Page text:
Inside a downtown landmark, work is nearing completion on the Hazleton Art League’s new home.
The new home of the Hazleton Art League will have double — and eventually triple — the space it has now.
Sometime later this year, the league will move from its long-time home at 225 E. Broad St. to the former Security Savings building at 31 W. Broad St.
Kathy Bestwick, co-president of the art league’s board of directors, who founded and ran an art league in Phoenixville, Chester County, said the move will be made when the second of three phases of construction are complete later this year.
“The gallery space on the first floor of the new building will double what we have now,” Bestwick said. “On the lower level, the ceramic studio will be much improved from what we have now. There will be a stained glass and fused glass studio. We have a very robust stained glass and fused glass group of artists.”
With the building’s electrical, plumbing, mechanical and fire suppression systems up to code — and new handicapped-accessible restrooms — construction will begin to transform the former bank lobby into the art gallery, where exhibits and other special events will be held.
Krista Schneider, executive director of the Downtown Hazleton Alliance for Progress, said the $1.2 million in grants raised for the first phase of the project, code renovations, was matched by $1.2 million in private funds raised for the second phase of the project, renovations to the first floor and basement.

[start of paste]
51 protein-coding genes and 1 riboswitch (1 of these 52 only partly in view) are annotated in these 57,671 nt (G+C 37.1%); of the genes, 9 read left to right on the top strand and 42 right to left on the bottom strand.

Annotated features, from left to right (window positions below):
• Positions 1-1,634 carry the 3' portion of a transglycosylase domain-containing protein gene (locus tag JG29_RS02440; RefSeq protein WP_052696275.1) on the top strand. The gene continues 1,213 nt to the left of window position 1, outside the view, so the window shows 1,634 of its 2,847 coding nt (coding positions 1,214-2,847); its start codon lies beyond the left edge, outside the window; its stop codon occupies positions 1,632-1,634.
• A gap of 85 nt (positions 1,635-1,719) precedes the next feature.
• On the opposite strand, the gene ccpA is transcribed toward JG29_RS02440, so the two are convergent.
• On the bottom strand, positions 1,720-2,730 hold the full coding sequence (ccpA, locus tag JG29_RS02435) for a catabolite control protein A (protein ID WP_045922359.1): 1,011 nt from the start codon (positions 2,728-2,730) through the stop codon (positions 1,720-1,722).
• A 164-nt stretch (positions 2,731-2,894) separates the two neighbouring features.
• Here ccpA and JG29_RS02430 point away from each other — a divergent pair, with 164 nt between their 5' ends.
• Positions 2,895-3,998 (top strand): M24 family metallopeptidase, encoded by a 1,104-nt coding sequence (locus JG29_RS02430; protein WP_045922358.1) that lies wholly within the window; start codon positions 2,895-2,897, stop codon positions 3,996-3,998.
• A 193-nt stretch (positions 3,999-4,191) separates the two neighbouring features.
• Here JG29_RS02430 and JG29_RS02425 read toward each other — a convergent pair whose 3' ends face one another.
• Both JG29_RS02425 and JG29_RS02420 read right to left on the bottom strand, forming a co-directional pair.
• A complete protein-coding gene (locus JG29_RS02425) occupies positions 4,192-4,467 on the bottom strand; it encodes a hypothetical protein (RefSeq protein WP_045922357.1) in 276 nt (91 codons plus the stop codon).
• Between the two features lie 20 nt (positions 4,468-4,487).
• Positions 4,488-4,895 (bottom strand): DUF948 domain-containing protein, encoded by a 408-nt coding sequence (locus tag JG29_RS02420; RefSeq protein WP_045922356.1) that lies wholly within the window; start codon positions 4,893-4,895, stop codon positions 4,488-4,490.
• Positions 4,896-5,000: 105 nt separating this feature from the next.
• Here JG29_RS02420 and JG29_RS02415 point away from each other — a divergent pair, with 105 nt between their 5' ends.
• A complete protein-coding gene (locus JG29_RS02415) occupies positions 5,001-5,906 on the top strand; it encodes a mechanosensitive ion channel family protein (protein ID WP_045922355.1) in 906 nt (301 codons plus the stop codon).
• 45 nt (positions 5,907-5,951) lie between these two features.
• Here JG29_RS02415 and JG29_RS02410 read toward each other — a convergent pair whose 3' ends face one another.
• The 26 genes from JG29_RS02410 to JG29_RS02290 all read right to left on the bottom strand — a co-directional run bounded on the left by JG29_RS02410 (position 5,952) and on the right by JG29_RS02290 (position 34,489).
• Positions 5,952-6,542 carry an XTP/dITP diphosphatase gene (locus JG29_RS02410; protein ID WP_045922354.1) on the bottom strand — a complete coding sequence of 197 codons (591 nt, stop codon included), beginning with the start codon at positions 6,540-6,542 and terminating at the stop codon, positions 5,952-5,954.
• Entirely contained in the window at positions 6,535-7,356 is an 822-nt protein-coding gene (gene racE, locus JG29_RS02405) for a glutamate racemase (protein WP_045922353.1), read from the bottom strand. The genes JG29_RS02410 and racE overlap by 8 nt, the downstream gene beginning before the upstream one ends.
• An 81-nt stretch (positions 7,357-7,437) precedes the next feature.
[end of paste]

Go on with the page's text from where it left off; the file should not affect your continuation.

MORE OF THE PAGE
In the third and final phase of construction — for which funds have not yet been identified — the second floor will be renovated.
“The gallery is open on two floors,” Bestwick said. “They are going to make a catwalk around the outside perimeter of the room, off the balcony of the board room. There will be a second level. We will double the exhibit space from when we initially get into the building. This (new) gallery is bigger than the gallery we have. Once they put the mezzanine in, it will double the whole thing again.”
Bestwick hopes the new gallery will do for Hazleton what the Banana Factory did for Bethlehem.
“A visual arts center was created there because there was money that was earned through Musikfest and needed to be reinvested in the community,” she said. “Then they got funding from Crayola to create a second gallery space. When they added that second gallery space, and could have two exhibits running concurrently, revenue from art sales and the excitement from their presence in the community went sky high.”
Dr. Carl Frankel, art league co-president, said the expanded gallery will give the organization a chance to show off all it has.
“We have a large permanent collection,” Frankel said. “We can’t exhibit it. We have some of it on the walls (at its present location), but this is a small fraction of what we have. So the increased space will allow us to have more of our permanent collection on exhibit.”
The back of the first floor — where bank offices were located — will become a digital arts studio, a children’s classroom and a kitchen.
“It’s a big step for us to have a dedicated children’s classroom, because now we just put them wherever we can put them,” Frankel said, “We’ve never had a digital studio.”
Bestwick said the art league has many plans for the kitchen, including working with colleges in the area and allowing catered events as a fundraiser.